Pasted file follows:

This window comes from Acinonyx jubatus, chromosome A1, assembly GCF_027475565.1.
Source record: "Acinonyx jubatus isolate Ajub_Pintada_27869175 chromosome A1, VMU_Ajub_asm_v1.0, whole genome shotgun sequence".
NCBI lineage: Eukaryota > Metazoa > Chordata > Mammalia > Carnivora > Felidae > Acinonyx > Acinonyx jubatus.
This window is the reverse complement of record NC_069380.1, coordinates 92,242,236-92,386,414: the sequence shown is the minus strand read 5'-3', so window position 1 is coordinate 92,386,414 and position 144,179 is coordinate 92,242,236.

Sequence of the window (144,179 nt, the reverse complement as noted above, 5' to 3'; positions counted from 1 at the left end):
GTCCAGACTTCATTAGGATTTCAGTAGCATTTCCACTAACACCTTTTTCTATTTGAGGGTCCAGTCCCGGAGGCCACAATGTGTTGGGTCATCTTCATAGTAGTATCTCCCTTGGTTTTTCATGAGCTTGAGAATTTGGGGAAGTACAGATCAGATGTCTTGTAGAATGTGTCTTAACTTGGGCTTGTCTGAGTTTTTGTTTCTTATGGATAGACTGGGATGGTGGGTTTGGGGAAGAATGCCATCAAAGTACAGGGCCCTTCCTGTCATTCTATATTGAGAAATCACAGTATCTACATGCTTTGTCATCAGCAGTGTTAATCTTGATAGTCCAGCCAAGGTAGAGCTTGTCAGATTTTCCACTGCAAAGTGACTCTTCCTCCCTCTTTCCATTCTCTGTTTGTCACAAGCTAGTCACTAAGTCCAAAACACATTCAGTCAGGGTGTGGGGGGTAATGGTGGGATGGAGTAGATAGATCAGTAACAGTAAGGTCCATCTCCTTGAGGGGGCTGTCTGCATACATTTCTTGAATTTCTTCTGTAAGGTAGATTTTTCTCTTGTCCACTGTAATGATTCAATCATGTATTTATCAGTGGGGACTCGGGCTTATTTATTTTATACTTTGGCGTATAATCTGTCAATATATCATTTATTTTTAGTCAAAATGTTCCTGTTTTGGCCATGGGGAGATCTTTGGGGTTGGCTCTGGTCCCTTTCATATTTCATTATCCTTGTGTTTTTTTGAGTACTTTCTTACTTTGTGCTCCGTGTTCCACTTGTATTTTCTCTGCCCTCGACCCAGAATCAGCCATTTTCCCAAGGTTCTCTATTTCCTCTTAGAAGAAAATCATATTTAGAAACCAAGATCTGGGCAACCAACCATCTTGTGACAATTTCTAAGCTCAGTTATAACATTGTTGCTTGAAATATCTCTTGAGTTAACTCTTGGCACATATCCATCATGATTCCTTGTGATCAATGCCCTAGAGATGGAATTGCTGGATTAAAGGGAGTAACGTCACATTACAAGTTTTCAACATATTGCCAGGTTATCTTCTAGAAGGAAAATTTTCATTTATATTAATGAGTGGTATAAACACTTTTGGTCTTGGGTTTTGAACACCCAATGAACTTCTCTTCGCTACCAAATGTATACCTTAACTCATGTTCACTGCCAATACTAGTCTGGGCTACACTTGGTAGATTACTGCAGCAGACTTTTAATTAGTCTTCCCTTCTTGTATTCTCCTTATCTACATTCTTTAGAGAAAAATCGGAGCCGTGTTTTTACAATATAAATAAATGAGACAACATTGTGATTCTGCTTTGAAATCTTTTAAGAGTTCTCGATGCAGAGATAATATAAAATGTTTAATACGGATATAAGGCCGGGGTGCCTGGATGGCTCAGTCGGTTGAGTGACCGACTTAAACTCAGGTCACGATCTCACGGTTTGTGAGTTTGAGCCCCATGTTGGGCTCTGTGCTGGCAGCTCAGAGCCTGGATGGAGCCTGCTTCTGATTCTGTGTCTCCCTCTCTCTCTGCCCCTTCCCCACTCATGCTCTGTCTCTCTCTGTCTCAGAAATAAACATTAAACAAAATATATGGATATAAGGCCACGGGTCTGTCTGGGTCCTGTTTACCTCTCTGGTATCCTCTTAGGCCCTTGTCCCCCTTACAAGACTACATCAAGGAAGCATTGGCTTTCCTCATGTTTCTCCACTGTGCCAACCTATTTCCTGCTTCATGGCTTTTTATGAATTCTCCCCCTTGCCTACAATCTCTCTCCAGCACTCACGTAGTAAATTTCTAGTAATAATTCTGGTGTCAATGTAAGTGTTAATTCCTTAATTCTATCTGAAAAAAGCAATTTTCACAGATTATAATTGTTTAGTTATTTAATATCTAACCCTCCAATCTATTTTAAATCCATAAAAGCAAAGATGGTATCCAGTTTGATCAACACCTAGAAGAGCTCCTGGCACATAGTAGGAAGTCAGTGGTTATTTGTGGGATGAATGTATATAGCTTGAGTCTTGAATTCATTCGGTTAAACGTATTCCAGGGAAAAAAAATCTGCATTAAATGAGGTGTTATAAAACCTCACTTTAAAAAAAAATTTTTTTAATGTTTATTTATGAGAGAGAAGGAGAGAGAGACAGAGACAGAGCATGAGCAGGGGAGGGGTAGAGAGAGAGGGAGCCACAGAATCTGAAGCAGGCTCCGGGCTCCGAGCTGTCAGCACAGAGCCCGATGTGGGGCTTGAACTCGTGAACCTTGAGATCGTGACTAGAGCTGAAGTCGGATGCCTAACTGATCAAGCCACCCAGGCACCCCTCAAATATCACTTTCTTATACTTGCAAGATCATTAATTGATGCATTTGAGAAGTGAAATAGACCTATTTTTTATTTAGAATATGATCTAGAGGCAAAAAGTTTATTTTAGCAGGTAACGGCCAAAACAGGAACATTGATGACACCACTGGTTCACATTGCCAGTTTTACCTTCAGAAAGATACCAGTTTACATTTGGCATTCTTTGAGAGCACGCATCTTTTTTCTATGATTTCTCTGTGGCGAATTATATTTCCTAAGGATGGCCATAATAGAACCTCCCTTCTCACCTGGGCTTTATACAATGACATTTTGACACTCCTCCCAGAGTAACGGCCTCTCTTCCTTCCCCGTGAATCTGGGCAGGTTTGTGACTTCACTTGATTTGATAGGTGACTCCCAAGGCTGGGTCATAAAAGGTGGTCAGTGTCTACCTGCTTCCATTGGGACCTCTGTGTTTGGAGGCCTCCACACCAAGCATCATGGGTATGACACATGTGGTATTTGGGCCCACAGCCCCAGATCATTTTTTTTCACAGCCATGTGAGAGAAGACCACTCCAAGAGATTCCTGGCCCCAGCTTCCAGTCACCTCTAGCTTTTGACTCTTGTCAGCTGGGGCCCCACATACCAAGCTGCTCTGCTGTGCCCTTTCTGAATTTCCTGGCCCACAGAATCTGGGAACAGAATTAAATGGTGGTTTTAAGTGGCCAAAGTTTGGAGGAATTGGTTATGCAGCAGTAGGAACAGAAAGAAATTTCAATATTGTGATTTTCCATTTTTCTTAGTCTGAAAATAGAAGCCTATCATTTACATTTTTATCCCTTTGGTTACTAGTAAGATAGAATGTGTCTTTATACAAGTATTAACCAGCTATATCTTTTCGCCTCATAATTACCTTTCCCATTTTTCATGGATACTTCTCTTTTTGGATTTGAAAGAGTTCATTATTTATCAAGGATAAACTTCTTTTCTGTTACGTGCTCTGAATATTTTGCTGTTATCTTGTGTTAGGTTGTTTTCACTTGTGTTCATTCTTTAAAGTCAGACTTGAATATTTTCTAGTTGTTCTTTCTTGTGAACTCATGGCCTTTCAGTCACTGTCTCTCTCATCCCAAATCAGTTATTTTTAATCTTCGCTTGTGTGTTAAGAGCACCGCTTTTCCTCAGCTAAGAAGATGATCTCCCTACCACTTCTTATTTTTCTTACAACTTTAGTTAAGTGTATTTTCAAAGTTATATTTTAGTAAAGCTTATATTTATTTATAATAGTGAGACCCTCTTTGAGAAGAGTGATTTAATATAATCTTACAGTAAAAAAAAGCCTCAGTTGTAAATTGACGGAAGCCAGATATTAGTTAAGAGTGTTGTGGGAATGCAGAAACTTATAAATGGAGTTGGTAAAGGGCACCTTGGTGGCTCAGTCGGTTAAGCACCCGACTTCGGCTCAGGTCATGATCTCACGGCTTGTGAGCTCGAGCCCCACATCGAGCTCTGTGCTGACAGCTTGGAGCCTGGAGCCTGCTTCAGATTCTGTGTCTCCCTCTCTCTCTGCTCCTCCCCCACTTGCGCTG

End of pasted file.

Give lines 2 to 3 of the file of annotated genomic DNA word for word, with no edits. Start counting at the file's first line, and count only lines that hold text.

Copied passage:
Source record: "Acinonyx jubatus isolate Ajub_Pintada_27869175 chromosome A1, VMU_Ajub_asm_v1.0, whole genome shotgun sequence".
NCBI lineage: Eukaryota > Metazoa > Chordata > Mammalia > Carnivora > Felidae > Acinonyx > Acinonyx jubatus.